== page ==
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Which Receiver Will Be Best

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theoleman

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#1
Given that Mineral Wells DPS will be transitioning this year and Parker County will someday, which is the best receiver to have for these two systems. I'm not just thinking about now but 3-4 years from now.

Thanks.
T.O.M.
 

hiegtx

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#2
theoleman said:
Given that Mineral Wells DPS will be transitioning this year and Parker County will someday, which is the best receiver to have for these two systems. I'm not just thinking about now but 3-4 years from now.

Thanks.
T.O.M.
T.O.M.,
You did not state a preference for a handheld (portable, powered by batteries) or base/mobile scanner. (A base/mobile would be mounted either in your vehicle (powered by the vehicle battery), or used in your home, on a desk or table top powered by an ac adapter (supplied with the unit).
As far as current models go, here are your options:
Handhelds:
Pro-96 Manufactured by GRE, sold by Radio Shack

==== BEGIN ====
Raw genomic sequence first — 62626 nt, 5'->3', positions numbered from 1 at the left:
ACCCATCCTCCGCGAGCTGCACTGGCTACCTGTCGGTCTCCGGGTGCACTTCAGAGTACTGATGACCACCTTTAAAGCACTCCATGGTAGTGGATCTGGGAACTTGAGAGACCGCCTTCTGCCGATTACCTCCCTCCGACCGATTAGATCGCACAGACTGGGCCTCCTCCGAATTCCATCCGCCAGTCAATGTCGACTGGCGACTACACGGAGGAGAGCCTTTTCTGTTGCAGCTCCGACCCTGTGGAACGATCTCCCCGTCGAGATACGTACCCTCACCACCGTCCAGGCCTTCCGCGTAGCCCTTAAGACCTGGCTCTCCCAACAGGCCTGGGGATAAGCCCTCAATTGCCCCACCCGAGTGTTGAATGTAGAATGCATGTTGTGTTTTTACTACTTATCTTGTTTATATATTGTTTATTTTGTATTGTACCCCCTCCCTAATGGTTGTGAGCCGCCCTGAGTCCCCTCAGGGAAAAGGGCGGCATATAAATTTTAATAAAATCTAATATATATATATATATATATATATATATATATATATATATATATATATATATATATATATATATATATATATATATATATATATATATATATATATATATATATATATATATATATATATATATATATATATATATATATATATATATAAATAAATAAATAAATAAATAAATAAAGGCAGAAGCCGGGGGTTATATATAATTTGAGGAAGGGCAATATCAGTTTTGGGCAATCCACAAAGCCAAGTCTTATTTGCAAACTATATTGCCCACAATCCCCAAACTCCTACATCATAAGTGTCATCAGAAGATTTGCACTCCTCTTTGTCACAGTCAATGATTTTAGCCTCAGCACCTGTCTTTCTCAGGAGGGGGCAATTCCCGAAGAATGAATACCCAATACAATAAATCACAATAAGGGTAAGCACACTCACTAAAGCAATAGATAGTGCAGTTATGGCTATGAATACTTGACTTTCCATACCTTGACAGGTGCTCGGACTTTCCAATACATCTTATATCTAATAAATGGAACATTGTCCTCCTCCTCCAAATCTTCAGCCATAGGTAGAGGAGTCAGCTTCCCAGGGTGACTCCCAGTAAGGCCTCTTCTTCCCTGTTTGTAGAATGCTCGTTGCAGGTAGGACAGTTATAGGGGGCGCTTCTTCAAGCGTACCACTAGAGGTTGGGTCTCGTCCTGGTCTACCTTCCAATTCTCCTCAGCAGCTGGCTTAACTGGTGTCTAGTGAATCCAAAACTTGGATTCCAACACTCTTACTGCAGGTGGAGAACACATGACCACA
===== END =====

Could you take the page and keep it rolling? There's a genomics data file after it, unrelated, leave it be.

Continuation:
BCD396T Manufactured by Uniden, sold by radio dealers, many on the Internet.
PSR500 Manufactured by GRE, sold by radio dealers, many on the Internet.

Base/mobile scanners:
Pro-2096 Manufactured by GRE, sold by Radio Shack
BCD996T Manufactured by Uniden, sold by radio dealers, many on the Internet.
PSR600 Manufactured by GRE, sold by radio dealers, many on the internet.
Full details on these units, along with some other digital trunk trackers which are discontinued models, can be found in the Wiki.

Based on the most recent comments in ongoing Parker County P-25 thread here, it sounds like that system may be up and running in the next few months. I was through there today on a quick trip to Strawn, and there was voice activity on several talkgroups. Nothing real specific; it's not in day to day use, but that's on the way. Any of the six scanners listed would monitor the system, but the two PSR scanners (PSR500 & PSR600) would seem to have the edge at this time. Uniden has a firmware update upcoming in the next week or two, barring complications, that may improve the 396 & 996 performance. That's an unknown at this time. I've never owned a Pro-96 (or it's base/mobile twin the Pro-2096), but comments from others seem to lean toward the PSR series as having better performance than the Pro series.

For Tx DPS, which is APCO-25 (digital), on conventional frequencies, the conversion process has slowed somewhat, but not stopped. While Mineral Wells has not converted, most of the stations around you have. Decatur's repeater is digital, as is Denton. Glen Rose recently switched as well. The digital signal carries pretty well, with repeaters & base stations from a wide area being heard at times.

Analog (non-digital) frequencies often use either PL (also called CTCSS) tones, or DCS codes. These keep units from hearing transmissions by other users, in other areas, that share the same frequency.